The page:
Have you ever been so obsessed with the world inside a book you went out and bought a butter churn (substitute appropriate item for your book obsession), just to feel closer to its protagonist? Wendy McClure has (and I sort of wish I had too…) Funny and reflective, and if you’ve ever loved the world of a book so much you wanted to wish yourself inside it (especially as a kid), you’ll enjoy this book. McClure has also written as a columnist for Bust magazine (a lot like Frankie magazine, but in the States), so you may have already read and enjoyed her writing. Plus, so much Little House on the Prairie backstory! And tourist kitsch! (Celeste)

Syndetics book coverSyndetics book coverAny of the Adrian Mole books, by Sue Townsend. (Sue)
(These are more of those “laugh-out-loud” books Andree mentioned — reading these on public transport will make you snort and giggle in public — which can only be a good thing…)

Syndetics book coverSyndetics book coverMore from Sue Townsend, with The Queen and I, and Queen Camilla. These are light-hearted and amusing reads. (Sue)
(The Queen and I is a funny read about the Royal Family being deposed by a Republican government in the UK, and adapting to life in a housing estate in the Midlands. Some royals adjust better than others, notably the Queen. Queen Camilla is a follow-up, but written quite a few years later.)

Syndetics book coverVery good, Jeeves / P.G. Wodehouse.
Really any of the Jeeves or Blandings books by P.G. Wodehouse. P.G. Wodehouse has a wonderful writing style and a language all of his own. These stories are clever, sunny and life-enhancing. (Sue)

Syndetics book coverForever Rumpole : the best of the Rumpole stories / John Mortimer.
Any of the Rumpole books by John Mortimer. The loveable legal ‘taxi-cab’ fights for the rights of petty criminals, against the strictures of petty bureaucracy and his formidable wife Hilda… These stories will bring a smile to your face. (Sue)

Syndetics book coverThe body in the library / Agatha Christie.
Of all her books, of course we had to choose this one! I love Agatha Christie books as light reads, especially Miss Marple. I know they’re murder mysteries – and, no, they don’t make me giggle – but I love how they just amble along, the descriptions of village life, and Jane Marple’s quick assessments of new characters as fitting the ‘type’ of an old maidservant or the village fishmonger etc. She quickly sizes up new characters and fits them into her schema of human nature. She’s a lot nicer in the later books – less gossipy. But, if I’m honest, part of the reason I love these books are that they’re just *nice*. I like everything about them – the descriptions of people’s gardens, village busybodies and more. If you’ve never read one, audition one as a lazy, lie around in the sun book. You won’t be disappointed – they’re easy reads in the sense that they don’t make you work hard to enjoy them, they’re just enjoyable. (Celeste)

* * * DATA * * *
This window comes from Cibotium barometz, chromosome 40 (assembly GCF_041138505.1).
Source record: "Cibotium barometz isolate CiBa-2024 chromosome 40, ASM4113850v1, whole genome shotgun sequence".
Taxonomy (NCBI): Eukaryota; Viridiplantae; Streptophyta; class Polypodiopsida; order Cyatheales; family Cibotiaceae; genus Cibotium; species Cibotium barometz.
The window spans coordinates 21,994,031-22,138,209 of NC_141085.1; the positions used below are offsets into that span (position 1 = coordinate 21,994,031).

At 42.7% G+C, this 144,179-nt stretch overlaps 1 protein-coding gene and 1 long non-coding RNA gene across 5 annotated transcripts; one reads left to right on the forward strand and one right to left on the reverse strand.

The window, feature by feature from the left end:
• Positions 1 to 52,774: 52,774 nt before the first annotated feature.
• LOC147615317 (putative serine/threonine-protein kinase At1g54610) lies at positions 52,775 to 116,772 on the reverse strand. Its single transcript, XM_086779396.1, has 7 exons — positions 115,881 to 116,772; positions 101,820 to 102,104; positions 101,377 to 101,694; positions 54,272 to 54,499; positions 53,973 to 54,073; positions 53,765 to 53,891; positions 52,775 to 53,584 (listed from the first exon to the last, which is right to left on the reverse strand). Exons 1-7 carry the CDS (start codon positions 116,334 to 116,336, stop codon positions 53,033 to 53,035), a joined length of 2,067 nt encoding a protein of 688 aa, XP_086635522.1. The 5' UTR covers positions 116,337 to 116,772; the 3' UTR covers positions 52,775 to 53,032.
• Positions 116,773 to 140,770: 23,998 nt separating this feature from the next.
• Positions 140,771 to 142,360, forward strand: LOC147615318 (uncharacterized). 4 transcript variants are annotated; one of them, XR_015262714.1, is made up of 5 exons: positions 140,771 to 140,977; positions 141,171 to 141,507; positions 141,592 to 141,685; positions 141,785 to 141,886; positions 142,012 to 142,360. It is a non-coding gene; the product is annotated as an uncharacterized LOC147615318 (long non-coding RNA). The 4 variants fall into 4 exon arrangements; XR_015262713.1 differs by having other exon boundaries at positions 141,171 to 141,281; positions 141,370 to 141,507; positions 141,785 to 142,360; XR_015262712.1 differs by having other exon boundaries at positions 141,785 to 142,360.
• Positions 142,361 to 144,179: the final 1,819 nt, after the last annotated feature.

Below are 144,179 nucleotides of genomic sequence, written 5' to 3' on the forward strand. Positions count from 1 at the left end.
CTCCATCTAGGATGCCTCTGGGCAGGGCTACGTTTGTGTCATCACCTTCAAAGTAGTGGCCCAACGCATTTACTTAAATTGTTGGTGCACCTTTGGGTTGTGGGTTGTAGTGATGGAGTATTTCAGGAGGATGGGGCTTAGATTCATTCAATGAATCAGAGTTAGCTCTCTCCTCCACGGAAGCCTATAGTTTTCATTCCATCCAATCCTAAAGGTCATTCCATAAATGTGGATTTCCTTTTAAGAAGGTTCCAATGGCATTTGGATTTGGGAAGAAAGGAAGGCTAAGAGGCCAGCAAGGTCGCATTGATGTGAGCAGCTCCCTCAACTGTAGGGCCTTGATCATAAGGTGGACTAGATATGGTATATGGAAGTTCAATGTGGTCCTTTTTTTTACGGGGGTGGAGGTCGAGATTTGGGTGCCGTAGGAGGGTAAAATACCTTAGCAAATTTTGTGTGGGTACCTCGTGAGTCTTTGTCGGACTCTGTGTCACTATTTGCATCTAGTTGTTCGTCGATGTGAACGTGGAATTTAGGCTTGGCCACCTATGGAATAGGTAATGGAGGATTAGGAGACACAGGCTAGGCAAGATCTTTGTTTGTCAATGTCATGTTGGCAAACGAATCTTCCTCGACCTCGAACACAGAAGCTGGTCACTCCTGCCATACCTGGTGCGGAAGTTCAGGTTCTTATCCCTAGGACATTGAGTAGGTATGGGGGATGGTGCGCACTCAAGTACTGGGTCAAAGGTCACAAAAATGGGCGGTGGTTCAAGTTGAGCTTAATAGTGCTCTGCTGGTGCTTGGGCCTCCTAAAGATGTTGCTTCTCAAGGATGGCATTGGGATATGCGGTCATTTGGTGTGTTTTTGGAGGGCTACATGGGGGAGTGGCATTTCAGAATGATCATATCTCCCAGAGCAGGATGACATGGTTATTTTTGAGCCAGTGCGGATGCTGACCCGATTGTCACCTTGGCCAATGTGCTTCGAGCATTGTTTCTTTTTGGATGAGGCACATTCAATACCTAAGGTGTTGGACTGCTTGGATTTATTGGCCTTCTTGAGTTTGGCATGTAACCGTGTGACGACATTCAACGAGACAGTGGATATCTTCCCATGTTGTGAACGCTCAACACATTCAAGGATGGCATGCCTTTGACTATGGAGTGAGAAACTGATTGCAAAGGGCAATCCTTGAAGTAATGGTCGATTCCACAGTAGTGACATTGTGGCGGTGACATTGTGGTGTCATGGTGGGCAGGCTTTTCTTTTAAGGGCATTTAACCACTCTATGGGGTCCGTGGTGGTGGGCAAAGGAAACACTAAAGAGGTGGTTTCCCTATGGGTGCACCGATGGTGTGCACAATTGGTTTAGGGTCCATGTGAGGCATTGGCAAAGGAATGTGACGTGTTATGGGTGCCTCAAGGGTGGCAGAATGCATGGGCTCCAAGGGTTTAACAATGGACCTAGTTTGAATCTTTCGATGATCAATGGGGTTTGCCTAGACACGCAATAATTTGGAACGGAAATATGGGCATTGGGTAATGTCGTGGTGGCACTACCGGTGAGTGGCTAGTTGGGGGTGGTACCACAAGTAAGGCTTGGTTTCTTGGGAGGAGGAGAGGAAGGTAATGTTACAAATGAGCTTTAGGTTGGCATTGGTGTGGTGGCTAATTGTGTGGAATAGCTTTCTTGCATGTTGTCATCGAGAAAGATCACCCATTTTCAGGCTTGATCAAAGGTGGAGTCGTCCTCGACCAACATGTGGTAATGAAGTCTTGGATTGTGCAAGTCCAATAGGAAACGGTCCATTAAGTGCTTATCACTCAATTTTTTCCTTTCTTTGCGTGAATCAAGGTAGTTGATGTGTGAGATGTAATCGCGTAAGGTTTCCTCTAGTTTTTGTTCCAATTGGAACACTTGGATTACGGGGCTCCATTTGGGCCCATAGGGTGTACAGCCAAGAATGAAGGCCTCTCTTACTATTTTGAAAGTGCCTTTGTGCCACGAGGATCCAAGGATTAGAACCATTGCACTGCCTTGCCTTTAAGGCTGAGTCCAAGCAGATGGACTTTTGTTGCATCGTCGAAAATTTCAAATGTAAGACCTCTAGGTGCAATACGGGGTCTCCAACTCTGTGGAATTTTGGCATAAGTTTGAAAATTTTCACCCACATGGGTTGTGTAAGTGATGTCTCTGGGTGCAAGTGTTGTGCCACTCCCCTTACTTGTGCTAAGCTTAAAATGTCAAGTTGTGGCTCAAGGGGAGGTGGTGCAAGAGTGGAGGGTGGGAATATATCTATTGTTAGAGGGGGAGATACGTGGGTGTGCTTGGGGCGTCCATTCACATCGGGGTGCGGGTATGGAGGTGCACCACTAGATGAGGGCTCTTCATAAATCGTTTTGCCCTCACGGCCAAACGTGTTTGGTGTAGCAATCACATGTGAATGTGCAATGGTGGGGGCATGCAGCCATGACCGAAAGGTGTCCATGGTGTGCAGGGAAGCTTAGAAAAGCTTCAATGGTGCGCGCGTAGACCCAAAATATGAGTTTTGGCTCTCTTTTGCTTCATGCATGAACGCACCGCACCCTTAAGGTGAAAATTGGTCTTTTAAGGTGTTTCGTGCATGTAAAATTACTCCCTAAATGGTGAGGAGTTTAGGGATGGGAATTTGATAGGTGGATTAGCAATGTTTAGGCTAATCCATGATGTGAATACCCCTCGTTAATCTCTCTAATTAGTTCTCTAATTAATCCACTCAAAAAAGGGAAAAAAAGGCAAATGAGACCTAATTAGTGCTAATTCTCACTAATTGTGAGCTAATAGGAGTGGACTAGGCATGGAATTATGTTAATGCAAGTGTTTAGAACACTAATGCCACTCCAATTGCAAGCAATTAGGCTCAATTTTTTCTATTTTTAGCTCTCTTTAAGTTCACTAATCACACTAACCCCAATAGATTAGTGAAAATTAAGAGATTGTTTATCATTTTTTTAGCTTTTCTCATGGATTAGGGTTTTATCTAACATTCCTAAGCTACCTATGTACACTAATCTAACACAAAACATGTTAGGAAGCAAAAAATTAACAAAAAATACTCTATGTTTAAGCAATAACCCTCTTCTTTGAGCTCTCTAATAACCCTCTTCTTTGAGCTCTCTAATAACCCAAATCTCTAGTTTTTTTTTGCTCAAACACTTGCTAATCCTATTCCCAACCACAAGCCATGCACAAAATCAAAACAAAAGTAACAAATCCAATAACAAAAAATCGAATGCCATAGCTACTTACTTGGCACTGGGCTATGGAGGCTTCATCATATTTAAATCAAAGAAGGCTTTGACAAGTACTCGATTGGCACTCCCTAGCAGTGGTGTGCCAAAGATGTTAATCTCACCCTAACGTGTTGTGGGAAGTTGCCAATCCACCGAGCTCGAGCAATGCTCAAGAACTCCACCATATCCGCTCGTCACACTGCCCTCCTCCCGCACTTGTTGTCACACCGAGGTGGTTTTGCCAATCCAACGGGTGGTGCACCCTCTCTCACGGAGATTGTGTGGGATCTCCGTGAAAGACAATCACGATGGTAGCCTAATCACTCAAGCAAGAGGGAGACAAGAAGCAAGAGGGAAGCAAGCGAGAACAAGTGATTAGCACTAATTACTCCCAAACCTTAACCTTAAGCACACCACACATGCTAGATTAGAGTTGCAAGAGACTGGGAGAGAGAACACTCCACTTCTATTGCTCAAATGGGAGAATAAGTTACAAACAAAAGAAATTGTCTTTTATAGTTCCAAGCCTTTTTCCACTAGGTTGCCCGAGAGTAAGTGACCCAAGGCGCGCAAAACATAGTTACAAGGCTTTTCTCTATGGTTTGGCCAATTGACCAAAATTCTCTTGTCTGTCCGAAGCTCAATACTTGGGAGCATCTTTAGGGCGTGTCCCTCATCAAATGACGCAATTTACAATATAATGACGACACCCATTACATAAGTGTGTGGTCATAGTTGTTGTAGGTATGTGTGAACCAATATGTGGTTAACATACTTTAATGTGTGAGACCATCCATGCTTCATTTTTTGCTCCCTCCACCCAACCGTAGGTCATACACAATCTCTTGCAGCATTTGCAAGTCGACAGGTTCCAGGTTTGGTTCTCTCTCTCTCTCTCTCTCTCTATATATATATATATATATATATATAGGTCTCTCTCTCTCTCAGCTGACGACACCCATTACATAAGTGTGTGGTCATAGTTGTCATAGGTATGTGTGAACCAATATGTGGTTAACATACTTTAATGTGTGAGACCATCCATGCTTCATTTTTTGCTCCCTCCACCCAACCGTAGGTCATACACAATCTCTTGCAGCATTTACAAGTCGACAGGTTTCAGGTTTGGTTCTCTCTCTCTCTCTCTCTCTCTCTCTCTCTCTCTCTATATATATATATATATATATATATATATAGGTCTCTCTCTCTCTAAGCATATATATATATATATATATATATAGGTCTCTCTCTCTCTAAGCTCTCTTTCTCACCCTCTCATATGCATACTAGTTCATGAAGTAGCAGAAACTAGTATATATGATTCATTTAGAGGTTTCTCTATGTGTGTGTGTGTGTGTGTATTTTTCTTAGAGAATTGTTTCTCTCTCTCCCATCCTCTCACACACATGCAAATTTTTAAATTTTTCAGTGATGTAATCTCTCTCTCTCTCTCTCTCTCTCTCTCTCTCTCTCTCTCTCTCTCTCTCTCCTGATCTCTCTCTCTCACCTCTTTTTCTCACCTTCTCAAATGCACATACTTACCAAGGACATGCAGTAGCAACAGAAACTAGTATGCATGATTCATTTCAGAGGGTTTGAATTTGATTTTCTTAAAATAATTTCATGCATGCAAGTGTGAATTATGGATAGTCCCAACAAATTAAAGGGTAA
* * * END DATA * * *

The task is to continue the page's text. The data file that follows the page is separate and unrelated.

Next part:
Syndetics book coverTeacher man : a memoir / Frank McCourt.Teacher Man: A Memoir
If you’ve been a teacher (or even if you haven’t), the student antics in this one will have you giggling! (Mag)
And here’s a review from our catalogue:
“Available at last in paperback is Frank McCourt’s critically acclaimed, Pulitzer Prize-winning bestseller about how his 30-year teaching career in the public schools of New York City shaped his second act as a writer.” (Library Catalogue)

Syndetics book coverThe year of learning dangerously : adventures in homeschooling / Quinn Cummings.
This was a favourite of last year – I picked it up because I liked the look of the cover, and read it because the book jacket description was so funny and the author seemed very funny in a self-deprecating kind of way. She sort of acknowledged her earnestness in this experiment, and played a lot on the humour of it. You might enjoy it too — it’s a ‘stunt non-fiction’ experiment in homeschooling and what works for one family. I knew nothing about homeschooling, and I’m pretty sure this experiment isn’t applicable to my cat, but even though it didn’t directly apply to me, I still was very much amused and enjoyed reading it. To get a flavour for what the book is like, have a read of the author’s blog. (Celeste)

Syndetics book coverThe uncommon reader / Alan Bennett.
This story of the Queen’s accidental encounter with a mobile librarian and subsequent venture into the world of reading is gentle and ironic. (Sue)

Syndetics book coverThe internet is a playground : irreverent correspondences of an evil online genius / David Thorne.
“From the notorious Internet troublemaker who brought the world the explosively popular “Overdue Account,” in which he attempted to pay his chiropractor with a picture he drew of a spider; “Please Design a Logo for Me. With Pie Charts. For Free,” which has been described as one of the most passed-on viral e-mails of all time; and the staggeringly popular “Missing Missy,” which has appeared everywhere, from The Guardian to Jezebel to Andrew Sullivan’s The Daily Dish, comes this profoundly funny collection of irreverent Internet mischief and comedy.Featuring every one of Thorne’s viral successes from 27bslash6, The Internet Is a Playground will keep you laughing-and, indeed, crying-until Thorne’s next stroke-of-genius prank. Or hilarious hoax. Or almost-stint in jail. Book jacket.” (Syndetics summary) (Ben’s pick)